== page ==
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Decorative Arts Exhibit

Kuba Cloth: Playing with Geometry
Kuba cloth, the magnificent embroidered and applique fabric of the Kuba people, is the best-known example of the ancient African tradition of raffia cloth weaving.

A Trend-Setting Art Form
Weaving, embroidery, appliqué; and other textile techniques have long been staples of African artistry. In the past, European nobility displayed raffia cloth in curio cabinets as prime examples of African artistry. More recently, the masterful abstract patterning displayed in Kuba cloth served as a source of inspiration to artists such as Klee, Picasso, and Braque. Matisse was such a fan that he displayed pieces of his extensive Kuba cloth collection on the walls of his studio.

Symbols in the After-Life
The ceremonial occasions and court rituals that embroidered raffia cloth were originally produced for are rare events today.The survival of raffia weaving and embroidery techniques is tied to the importance these cloths play in today's funeral celebrations. The Kuba believe that high quality, correctly patterned raffia dress is key to being recognized by clan ancestors in the land of the dead, so families accumulate the cloths and pass them down through the generations.

Creating Kuba Cloth
The basic unit of Kuba weaving is the undecorated square of plain raffia cloth, the mbal, woven by men on an upright single-heddle loom. Although men sometimes decorate the cloth they weave, only women produce the most laborious and prestigious type of cloth decoration, cut-pile embroidery.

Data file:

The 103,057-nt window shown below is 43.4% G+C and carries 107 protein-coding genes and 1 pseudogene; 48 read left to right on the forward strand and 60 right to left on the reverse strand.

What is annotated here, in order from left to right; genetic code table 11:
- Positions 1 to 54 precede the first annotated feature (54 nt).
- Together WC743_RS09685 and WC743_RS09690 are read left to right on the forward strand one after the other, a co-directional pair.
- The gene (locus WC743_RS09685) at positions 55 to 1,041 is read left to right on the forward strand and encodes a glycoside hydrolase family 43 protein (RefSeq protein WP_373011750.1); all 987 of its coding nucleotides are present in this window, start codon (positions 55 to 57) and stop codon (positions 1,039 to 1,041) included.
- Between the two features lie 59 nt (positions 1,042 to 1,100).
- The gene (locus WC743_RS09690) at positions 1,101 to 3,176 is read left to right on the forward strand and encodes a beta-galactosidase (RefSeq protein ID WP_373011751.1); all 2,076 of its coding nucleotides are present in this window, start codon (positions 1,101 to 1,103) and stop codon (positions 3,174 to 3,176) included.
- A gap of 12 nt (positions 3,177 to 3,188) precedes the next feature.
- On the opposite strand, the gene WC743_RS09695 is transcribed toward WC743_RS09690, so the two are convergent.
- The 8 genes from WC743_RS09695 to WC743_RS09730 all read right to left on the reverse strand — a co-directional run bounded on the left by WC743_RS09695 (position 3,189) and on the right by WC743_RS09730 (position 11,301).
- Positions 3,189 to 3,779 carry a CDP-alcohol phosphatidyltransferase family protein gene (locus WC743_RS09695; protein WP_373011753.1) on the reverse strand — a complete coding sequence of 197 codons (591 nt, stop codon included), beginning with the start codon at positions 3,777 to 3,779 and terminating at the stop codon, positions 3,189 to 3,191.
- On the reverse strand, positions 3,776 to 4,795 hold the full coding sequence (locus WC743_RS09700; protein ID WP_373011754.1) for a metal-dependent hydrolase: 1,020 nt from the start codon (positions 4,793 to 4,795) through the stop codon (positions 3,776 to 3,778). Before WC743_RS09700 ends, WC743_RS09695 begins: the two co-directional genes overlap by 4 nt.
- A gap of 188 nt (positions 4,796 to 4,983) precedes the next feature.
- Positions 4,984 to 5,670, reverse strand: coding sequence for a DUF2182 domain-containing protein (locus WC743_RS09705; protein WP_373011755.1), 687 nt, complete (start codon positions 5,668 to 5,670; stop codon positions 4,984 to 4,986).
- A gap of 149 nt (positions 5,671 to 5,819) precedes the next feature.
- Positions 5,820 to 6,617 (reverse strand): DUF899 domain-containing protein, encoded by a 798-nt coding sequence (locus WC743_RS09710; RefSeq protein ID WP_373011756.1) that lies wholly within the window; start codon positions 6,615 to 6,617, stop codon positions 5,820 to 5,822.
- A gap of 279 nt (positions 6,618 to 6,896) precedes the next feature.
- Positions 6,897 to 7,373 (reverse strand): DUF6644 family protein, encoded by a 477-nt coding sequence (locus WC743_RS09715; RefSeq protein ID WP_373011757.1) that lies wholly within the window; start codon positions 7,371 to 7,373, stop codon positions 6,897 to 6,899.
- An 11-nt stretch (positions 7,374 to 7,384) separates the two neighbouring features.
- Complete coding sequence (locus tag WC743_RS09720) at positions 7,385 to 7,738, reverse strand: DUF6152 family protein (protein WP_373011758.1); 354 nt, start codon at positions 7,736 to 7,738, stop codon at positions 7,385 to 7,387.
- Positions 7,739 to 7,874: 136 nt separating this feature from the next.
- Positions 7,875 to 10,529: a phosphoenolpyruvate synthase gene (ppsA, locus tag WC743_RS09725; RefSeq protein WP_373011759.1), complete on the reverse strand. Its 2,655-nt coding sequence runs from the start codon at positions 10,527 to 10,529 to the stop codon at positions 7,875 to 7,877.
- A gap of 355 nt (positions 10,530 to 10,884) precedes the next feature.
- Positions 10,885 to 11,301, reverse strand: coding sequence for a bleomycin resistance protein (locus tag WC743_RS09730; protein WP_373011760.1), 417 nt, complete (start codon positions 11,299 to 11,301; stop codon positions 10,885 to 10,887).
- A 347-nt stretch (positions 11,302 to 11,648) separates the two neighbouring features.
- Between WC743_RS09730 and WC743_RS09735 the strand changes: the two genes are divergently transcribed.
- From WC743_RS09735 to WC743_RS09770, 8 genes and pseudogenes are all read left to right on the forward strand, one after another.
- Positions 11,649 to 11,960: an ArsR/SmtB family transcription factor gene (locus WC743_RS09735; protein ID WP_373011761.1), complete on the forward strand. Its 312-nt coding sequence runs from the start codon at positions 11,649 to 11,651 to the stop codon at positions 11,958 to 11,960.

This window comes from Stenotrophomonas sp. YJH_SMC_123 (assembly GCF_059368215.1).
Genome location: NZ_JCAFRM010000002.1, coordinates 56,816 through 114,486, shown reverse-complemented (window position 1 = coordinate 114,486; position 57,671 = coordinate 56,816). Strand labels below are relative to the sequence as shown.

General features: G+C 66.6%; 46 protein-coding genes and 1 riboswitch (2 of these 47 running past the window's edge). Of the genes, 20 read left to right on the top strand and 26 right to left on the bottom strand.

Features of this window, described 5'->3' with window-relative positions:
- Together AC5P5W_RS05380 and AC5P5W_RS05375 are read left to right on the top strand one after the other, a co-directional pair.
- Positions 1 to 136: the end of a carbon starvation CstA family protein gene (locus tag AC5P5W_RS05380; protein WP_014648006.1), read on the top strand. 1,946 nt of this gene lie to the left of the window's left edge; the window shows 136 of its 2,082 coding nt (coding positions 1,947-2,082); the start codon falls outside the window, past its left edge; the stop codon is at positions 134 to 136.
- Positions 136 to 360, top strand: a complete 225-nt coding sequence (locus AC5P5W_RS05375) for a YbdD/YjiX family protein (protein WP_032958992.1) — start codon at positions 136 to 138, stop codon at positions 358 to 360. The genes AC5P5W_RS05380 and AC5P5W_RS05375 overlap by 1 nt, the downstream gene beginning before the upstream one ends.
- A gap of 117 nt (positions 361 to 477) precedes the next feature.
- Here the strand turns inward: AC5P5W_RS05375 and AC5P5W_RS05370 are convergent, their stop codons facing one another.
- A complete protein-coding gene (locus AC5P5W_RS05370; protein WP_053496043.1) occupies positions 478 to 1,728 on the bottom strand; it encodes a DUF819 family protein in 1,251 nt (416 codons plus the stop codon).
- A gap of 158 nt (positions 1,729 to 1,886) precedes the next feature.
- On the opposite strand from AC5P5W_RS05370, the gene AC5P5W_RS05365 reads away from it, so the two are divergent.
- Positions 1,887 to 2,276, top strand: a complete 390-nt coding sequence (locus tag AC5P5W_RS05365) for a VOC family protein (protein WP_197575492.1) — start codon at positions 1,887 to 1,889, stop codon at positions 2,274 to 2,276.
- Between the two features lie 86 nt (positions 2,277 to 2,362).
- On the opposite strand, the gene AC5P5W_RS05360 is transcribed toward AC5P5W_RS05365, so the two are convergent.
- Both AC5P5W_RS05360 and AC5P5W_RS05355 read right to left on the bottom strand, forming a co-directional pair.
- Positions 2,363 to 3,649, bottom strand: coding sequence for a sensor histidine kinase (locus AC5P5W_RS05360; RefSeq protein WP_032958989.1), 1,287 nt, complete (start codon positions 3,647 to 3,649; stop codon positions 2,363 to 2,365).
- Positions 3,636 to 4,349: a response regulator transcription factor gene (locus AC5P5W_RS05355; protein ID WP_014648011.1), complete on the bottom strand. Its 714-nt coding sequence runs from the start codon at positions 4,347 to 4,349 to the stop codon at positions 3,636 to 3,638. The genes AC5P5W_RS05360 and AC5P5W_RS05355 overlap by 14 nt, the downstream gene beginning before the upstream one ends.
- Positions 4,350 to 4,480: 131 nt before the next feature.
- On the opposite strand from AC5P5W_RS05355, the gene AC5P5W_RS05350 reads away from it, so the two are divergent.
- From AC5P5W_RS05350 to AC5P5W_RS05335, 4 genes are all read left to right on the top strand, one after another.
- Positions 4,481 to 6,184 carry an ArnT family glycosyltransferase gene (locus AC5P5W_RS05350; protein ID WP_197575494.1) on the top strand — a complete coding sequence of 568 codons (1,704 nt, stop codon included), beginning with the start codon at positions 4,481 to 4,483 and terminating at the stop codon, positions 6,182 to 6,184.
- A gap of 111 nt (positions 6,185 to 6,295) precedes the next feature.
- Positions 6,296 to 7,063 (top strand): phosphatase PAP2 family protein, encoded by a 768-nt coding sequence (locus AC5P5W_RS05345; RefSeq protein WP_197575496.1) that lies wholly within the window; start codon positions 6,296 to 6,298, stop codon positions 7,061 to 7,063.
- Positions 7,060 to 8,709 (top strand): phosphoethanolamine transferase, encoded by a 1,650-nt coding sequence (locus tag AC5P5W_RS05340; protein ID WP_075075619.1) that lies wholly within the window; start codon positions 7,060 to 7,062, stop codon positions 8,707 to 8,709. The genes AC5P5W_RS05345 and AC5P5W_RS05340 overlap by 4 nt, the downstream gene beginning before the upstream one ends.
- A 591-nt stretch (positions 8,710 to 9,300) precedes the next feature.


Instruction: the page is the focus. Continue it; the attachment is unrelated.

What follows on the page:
It takes about a month of regular work for a woman to complete a small square of kuba embroidery using a laborious technique that includes dying, detailed needlework and clipping individual tufts. Except for novices, designs are created as the crafter proceeds, usually elaborating a new combination from the more than 200 familiar patterns known designs, most which are identified by name. The same patterns are used on other Kuba art forms, including wood sculpture, metalworking, mat making, and women's body scarification.

Although the regular interlacing on the background cloth promotes a regular and symmetrical design, Kuba artists favor an improvisational, fluid effect that plays with deliberate asymmetries and pattern variation, creating the exquisite workmanship that distinguishes this native art form.

For more information or to purchase one of our cloth, call Corinne at 239-220-1018.

Kuba Cloth
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Kuba Cloth
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Kuba Cloth
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Kuba Cloth
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Kuba Cloth
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Kuba Cloth
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Kuba Cloth
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Kuba Cloth
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